Matur Maker 6’10 – Athlete Institute 2017

Matur had a solid week, earning a double-double against Chicago Curie, with 15 points and ten rebounds. He also finished with ten points and six rebounds against Oak Hill. Similar to his brother, Thon, he draws a lot of fouls but also turns it over at a high rate. He shot ten free throws against Curie alone and had a total of nine turnovers in both games of Hoop Fest. He tends to settle for contested jumpers at times, but was more aggressive taking it to the rim than he has been in the past.

Devin Gage 6’2 –  Chicago Curie 2016 (DePaul)

Standing at only 6’2 and not getting any national attention, Gage can play with anyone. He has great upper body strength and is an explosive athlete. He consistently got to the rim against the much bigger Athlete Institute and even though he was on the court against two players nearly a foot taller, he was not fazed. On one play Gage took Thon out to the perimeter and called for his team to clear out, resulting in a blow by crossover for an easy layup. A few plays later, he had Matur on the perimeter and nailed a contested three. Curie’s toughness and physicality triumphed any size and national attention that Athlete Institute had to offer and Gage was their catalyst finishing with 28 points and drawing nine fouls in the game.

Pierre Crockrell 5’11 – Prolific Prep 2019

Crockrell only had five points and one assist against Huntington Prep but caught fire against API. The 5’11 freshman had 20 points and four assists earning MVP. He shot 6-for-6 from three showing no hesitation; never hit the rim on all six shots. His court vision and decision making are advanced despite his size and lack of experience. He has a great feel for when he can throw the flashy passes and when he needs to slow it down and keep it simple.

Miles Bridges 6’6 – Huntington Prep 2016 (Michigan State)

In my opinion, Bridges has made more improvement in the offseason than any player at Hoop Fest. When I watched him multiple times last season, and even this past summer, he didn’t bring much outside of athleticism and aggression. He has become a threat from the perimeter, making seven threes over the two games. He’s shooting with confidence, off of step backs, and some from NBA range. He also added an in & out crossover helping him get to the rim. Bridges really challenged Jackson, getting him into foul trouble with four, but it wasn’t enough losing in double overtime. He finished with 27 points, 12 rebounds, and five turnovers losing to Prolific Prep. Bridges continued his excellent performance in beating Quality Education Academy with 34 points and ten rebounds, also drawing 11 fouls in the game.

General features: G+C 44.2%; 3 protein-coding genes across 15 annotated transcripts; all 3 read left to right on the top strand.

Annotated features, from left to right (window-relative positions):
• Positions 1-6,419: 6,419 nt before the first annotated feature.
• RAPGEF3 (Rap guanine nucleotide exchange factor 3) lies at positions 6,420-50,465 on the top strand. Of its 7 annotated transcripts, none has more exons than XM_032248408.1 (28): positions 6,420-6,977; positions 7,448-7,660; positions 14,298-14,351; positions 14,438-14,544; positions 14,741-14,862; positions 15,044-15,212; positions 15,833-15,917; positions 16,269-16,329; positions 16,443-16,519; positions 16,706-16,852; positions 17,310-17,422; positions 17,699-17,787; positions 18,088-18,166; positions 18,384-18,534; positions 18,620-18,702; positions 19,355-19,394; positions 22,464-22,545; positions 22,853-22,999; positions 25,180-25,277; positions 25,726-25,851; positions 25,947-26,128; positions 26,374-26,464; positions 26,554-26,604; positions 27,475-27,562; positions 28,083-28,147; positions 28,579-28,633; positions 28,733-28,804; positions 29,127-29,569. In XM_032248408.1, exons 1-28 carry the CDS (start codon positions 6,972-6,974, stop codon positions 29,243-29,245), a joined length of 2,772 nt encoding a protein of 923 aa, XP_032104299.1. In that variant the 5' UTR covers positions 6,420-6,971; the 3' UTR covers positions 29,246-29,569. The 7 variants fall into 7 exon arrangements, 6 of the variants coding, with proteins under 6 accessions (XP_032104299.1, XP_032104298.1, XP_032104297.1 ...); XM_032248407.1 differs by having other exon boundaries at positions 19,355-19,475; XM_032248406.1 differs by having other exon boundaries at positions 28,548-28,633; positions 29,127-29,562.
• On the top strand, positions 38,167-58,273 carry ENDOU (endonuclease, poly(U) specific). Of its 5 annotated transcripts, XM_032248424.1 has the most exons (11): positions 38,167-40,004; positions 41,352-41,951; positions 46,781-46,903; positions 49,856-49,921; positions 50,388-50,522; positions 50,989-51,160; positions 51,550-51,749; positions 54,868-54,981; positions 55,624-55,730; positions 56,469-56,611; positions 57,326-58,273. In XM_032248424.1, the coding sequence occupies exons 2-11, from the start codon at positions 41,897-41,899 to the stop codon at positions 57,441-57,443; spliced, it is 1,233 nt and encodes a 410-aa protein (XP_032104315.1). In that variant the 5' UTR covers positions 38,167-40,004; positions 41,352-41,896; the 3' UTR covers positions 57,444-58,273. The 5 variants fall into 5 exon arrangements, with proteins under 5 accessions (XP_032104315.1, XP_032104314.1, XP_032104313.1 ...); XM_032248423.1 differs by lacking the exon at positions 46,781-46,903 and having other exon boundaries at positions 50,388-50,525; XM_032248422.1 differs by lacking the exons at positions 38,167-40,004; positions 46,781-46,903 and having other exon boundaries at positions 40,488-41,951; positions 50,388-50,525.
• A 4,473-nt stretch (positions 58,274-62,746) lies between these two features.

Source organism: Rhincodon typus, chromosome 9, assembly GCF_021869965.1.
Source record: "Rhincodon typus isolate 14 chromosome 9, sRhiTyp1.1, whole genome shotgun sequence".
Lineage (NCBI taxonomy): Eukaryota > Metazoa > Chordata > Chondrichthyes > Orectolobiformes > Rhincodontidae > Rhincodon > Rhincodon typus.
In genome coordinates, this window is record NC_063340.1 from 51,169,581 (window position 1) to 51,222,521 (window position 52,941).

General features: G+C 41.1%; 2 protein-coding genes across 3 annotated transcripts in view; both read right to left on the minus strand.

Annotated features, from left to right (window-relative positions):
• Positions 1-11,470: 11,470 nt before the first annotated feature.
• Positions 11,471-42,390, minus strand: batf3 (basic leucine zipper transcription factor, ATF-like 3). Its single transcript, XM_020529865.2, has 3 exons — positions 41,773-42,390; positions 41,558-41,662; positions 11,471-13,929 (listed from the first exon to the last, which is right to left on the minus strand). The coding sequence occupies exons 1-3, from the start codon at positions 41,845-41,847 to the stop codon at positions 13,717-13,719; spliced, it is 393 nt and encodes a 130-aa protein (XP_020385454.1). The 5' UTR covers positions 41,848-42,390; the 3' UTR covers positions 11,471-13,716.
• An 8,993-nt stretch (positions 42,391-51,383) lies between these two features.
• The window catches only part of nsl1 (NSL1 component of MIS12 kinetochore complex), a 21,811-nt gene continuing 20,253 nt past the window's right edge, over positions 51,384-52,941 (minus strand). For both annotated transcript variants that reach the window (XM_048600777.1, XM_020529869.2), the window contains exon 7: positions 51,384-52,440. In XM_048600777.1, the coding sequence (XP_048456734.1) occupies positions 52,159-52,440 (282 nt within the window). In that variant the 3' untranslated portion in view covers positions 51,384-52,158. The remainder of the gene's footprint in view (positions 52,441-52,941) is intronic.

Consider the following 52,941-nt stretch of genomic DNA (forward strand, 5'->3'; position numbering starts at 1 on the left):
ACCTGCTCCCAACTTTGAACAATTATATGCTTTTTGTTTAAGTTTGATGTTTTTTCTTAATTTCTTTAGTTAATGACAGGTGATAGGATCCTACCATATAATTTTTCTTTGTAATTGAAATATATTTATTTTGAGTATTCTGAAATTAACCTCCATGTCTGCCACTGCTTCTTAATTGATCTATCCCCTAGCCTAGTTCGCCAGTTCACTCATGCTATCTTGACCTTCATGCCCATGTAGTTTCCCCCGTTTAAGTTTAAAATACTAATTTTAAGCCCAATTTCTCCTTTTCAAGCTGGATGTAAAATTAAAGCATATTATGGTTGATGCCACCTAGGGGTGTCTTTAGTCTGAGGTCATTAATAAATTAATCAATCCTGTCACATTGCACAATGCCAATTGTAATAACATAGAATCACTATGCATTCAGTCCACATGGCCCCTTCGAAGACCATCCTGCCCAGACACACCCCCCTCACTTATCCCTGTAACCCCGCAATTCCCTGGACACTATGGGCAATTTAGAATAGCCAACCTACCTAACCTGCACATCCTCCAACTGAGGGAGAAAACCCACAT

Curtis Jones 6’4 – Huntington Prep 2016 (Indiana)

Jones was much more aggressive and confident than when I’ve seen from him in the past. He has improved as a ball handler and pulled up for his shot without hesitation. He used his dribble to get to the rim but only drives to the right, when the defense adjusted, he stayed on the perimeter. Jones finished with 21 points against Prolific Prep and 22 against Quality Education.

Onuralp Bitim 6’5 – Huntington Prep 2017

Bitim serves as a scorer and playmaker. He’s adjusted to the US style pretty quickly. It doesn’t matter who he is matched up against, he plays his game with confidence; he doesn’t get rattled or intimidated. He’s not the quickest player, but he’s a solid defender and uses head fakes mid dribble and finds open teammates with his ability to pass out of the drive. Bitim finished with 11 points and four rebounds against Prolific Prep and nine points and nine rebounds (6 offensively) to beat Quality Education Academy.